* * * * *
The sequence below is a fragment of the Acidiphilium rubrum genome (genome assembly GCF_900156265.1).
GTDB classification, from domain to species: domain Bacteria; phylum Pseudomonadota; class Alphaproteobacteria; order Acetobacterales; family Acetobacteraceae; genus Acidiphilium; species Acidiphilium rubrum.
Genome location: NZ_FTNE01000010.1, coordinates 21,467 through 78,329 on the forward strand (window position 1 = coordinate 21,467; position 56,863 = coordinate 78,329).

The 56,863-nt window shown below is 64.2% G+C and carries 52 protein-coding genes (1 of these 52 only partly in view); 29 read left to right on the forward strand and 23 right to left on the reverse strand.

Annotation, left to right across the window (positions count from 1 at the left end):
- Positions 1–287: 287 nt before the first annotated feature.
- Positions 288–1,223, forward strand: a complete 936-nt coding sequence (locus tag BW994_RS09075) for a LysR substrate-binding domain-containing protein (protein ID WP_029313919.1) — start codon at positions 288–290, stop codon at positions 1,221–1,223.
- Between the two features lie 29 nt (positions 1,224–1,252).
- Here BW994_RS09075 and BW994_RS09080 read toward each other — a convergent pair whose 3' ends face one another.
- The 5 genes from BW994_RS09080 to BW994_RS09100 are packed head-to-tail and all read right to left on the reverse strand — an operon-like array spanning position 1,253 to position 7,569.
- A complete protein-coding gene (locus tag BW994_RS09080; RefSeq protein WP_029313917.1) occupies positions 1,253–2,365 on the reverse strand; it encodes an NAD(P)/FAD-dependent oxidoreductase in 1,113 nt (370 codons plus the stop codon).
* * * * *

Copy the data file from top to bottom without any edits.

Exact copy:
The sequence below is a fragment of the Acidiphilium rubrum genome (genome assembly GCF_900156265.1).
GTDB classification, from domain to species: domain Bacteria; phylum Pseudomonadota; class Alphaproteobacteria; order Acetobacterales; family Acetobacteraceae; genus Acidiphilium; species Acidiphilium rubrum.
Genome location: NZ_FTNE01000010.1, coordinates 21,467 through 78,329 on the forward strand (window position 1 = coordinate 21,467; position 56,863 = coordinate 78,329).

The 56,863-nt window shown below is 64.2% G+C and carries 52 protein-coding genes (1 of these 52 only partly in view); 29 read left to right on the forward strand and 23 right to left on the reverse strand.

Annotation, left to right across the window (positions count from 1 at the left end):
- Positions 1–287: 287 nt before the first annotated feature.
- Positions 288–1,223, forward strand: a complete 936-nt coding sequence (locus tag BW994_RS09075) for a LysR substrate-binding domain-containing protein (protein ID WP_029313919.1) — start codon at positions 288–290, stop codon at positions 1,221–1,223.
- Between the two features lie 29 nt (positions 1,224–1,252).
- Here BW994_RS09075 and BW994_RS09080 read toward each other — a convergent pair whose 3' ends face one another.
- The 5 genes from BW994_RS09080 to BW994_RS09100 are packed head-to-tail and all read right to left on the reverse strand — an operon-like array spanning position 1,253 to position 7,569.
- A complete protein-coding gene (locus tag BW994_RS09080; RefSeq protein WP_029313917.1) occupies positions 1,253–2,365 on the reverse strand; it encodes an NAD(P)/FAD-dependent oxidoreductase in 1,113 nt (370 codons plus the stop codon).